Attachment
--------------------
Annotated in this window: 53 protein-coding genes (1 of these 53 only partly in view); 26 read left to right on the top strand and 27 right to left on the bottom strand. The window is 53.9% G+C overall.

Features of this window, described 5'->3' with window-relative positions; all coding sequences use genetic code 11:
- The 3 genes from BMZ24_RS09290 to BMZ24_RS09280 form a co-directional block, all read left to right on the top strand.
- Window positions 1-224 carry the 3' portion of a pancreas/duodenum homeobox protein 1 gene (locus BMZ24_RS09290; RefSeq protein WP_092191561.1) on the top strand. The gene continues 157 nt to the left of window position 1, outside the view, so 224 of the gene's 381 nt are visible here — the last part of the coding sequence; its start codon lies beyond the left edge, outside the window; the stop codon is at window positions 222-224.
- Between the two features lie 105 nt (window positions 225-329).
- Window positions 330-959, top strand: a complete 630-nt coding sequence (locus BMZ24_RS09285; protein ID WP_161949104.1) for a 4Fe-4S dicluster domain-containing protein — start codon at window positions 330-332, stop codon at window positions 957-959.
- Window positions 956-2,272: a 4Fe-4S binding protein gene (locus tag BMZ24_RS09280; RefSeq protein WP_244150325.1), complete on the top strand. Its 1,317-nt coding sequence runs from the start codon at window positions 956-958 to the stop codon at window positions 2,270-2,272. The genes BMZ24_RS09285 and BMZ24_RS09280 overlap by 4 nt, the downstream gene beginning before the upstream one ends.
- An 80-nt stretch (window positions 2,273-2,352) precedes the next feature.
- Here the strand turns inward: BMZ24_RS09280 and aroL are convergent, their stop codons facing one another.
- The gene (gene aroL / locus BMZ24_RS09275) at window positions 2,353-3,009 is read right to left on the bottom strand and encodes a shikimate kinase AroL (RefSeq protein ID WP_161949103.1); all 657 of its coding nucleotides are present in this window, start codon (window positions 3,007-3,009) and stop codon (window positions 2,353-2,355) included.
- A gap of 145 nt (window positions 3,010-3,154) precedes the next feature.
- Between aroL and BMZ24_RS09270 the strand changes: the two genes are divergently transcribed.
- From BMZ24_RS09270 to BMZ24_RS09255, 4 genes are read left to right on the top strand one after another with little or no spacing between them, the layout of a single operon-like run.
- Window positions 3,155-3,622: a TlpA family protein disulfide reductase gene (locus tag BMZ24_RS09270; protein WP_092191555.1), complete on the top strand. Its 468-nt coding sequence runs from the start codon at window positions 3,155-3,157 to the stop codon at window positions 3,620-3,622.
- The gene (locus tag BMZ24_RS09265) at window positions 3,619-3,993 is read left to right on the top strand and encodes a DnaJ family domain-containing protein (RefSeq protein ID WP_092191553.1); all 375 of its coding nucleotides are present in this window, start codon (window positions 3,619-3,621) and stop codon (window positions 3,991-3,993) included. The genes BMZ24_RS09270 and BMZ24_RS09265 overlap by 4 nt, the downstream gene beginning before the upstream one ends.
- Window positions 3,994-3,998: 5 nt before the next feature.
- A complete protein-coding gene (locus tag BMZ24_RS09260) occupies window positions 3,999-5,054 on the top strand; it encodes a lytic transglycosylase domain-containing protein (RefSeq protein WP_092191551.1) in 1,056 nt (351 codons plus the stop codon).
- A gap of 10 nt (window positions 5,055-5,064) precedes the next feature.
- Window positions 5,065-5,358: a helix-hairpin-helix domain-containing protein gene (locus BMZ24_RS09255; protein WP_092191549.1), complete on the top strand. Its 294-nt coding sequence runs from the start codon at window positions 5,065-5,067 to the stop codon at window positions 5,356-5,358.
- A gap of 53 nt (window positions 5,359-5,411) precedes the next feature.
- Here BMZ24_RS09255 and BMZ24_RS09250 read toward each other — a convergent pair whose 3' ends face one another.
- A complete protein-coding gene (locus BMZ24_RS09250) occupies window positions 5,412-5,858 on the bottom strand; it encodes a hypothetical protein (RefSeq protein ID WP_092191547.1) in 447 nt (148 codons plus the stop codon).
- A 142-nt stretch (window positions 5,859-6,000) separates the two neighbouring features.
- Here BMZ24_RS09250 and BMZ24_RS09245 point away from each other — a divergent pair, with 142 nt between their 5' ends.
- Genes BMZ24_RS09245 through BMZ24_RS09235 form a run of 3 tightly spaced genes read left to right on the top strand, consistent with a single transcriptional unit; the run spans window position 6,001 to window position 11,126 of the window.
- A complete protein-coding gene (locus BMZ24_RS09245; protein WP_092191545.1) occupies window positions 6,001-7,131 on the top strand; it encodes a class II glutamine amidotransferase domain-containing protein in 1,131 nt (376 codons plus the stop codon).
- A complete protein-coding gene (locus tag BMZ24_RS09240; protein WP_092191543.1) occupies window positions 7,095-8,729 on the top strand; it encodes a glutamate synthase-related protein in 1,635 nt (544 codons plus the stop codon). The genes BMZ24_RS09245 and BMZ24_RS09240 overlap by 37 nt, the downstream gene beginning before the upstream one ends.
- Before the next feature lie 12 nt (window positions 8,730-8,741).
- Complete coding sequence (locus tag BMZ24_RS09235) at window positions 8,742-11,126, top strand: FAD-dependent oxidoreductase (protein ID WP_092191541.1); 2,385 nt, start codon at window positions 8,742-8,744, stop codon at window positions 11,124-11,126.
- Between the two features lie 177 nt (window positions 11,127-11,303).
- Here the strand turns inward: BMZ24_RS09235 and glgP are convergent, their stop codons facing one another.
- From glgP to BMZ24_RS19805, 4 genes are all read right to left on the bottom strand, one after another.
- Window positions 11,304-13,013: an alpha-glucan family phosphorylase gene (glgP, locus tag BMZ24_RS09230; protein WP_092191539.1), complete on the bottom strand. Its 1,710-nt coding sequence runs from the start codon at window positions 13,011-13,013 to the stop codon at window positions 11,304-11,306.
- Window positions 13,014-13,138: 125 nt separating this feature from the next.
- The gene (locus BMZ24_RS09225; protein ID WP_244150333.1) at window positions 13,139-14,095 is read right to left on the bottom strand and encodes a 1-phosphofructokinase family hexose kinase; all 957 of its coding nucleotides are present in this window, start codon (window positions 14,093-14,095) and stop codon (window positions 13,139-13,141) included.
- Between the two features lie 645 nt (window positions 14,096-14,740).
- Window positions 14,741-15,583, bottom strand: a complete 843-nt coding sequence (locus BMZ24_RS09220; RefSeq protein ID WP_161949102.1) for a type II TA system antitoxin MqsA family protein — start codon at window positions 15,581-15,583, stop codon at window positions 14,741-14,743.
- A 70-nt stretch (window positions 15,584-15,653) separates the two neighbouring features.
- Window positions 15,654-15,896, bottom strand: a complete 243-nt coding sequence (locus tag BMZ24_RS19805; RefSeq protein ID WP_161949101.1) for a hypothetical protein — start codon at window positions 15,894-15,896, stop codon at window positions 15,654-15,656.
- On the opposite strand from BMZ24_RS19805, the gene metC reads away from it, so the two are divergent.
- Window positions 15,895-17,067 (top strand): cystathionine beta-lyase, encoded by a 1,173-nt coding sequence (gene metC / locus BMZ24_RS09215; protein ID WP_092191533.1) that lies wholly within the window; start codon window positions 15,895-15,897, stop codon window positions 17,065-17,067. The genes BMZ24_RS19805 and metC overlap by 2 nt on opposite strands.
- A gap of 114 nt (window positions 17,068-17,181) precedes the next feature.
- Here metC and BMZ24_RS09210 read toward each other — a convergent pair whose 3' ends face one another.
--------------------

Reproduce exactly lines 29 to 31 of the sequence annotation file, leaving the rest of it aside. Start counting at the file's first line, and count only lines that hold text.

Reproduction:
- Complete coding sequence (locus tag BMZ24_RS09235) at window positions 8,742-11,126, top strand: FAD-dependent oxidoreductase (protein ID WP_092191541.1); 2,385 nt, start codon at window positions 8,742-8,744, stop codon at window positions 11,124-11,126.
- Between the two features lie 177 nt (window positions 11,127-11,303).
- Here the strand turns inward: BMZ24_RS09235 and glgP are convergent, their stop codons facing one another.